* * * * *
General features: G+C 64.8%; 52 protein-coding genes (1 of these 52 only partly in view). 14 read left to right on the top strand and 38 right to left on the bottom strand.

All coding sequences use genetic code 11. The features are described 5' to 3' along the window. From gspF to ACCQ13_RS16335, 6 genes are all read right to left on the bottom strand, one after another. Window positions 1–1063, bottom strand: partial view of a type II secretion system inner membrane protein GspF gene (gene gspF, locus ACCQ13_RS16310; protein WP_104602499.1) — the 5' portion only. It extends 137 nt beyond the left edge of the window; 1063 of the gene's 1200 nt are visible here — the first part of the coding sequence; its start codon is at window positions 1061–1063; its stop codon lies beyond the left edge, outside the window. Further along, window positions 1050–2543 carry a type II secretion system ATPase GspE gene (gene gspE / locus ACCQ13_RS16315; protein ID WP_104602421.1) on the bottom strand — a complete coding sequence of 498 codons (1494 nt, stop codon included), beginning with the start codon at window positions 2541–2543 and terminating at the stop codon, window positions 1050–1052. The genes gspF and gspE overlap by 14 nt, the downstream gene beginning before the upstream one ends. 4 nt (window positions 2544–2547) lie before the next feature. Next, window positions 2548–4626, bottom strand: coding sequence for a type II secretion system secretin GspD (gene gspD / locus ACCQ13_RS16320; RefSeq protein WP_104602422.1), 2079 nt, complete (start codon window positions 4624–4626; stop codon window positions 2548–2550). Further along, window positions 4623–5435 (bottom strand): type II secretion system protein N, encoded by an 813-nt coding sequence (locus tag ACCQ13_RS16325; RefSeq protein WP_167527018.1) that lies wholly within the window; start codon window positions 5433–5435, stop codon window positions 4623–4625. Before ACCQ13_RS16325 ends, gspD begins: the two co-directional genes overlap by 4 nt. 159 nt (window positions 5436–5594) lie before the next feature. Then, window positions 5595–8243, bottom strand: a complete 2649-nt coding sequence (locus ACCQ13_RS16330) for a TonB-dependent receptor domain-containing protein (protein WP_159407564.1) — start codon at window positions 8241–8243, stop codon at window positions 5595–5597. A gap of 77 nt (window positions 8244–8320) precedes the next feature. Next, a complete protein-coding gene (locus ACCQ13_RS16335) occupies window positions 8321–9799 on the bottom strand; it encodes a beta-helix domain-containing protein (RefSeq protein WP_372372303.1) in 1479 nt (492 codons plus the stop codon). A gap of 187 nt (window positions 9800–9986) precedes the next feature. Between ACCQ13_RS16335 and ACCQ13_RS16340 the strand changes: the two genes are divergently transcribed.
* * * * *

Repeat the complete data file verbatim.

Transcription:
General features: G+C 64.8%; 52 protein-coding genes (1 of these 52 only partly in view). 14 read left to right on the top strand and 38 right to left on the bottom strand.

All coding sequences use genetic code 11. The features are described 5' to 3' along the window. From gspF to ACCQ13_RS16335, 6 genes are all read right to left on the bottom strand, one after another. Window positions 1–1063, bottom strand: partial view of a type II secretion system inner membrane protein GspF gene (gene gspF, locus ACCQ13_RS16310; protein WP_104602499.1) — the 5' portion only. It extends 137 nt beyond the left edge of the window; 1063 of the gene's 1200 nt are visible here — the first part of the coding sequence; its start codon is at window positions 1061–1063; its stop codon lies beyond the left edge, outside the window. Further along, window positions 1050–2543 carry a type II secretion system ATPase GspE gene (gene gspE / locus ACCQ13_RS16315; protein ID WP_104602421.1) on the bottom strand — a complete coding sequence of 498 codons (1494 nt, stop codon included), beginning with the start codon at window positions 2541–2543 and terminating at the stop codon, window positions 1050–1052. The genes gspF and gspE overlap by 14 nt, the downstream gene beginning before the upstream one ends. 4 nt (window positions 2544–2547) lie before the next feature. Next, window positions 2548–4626, bottom strand: coding sequence for a type II secretion system secretin GspD (gene gspD / locus ACCQ13_RS16320; RefSeq protein WP_104602422.1), 2079 nt, complete (start codon window positions 4624–4626; stop codon window positions 2548–2550). Further along, window positions 4623–5435 (bottom strand): type II secretion system protein N, encoded by an 813-nt coding sequence (locus tag ACCQ13_RS16325; RefSeq protein WP_167527018.1) that lies wholly within the window; start codon window positions 5433–5435, stop codon window positions 4623–4625. Before ACCQ13_RS16325 ends, gspD begins: the two co-directional genes overlap by 4 nt. 159 nt (window positions 5436–5594) lie before the next feature. Then, window positions 5595–8243, bottom strand: a complete 2649-nt coding sequence (locus ACCQ13_RS16330) for a TonB-dependent receptor domain-containing protein (protein WP_159407564.1) — start codon at window positions 8241–8243, stop codon at window positions 5595–5597. A gap of 77 nt (window positions 8244–8320) precedes the next feature. Next, a complete protein-coding gene (locus ACCQ13_RS16335) occupies window positions 8321–9799 on the bottom strand; it encodes a beta-helix domain-containing protein (RefSeq protein WP_372372303.1) in 1479 nt (492 codons plus the stop codon). A gap of 187 nt (window positions 9800–9986) precedes the next feature. Between ACCQ13_RS16335 and ACCQ13_RS16340 the strand changes: the two genes are divergently transcribed.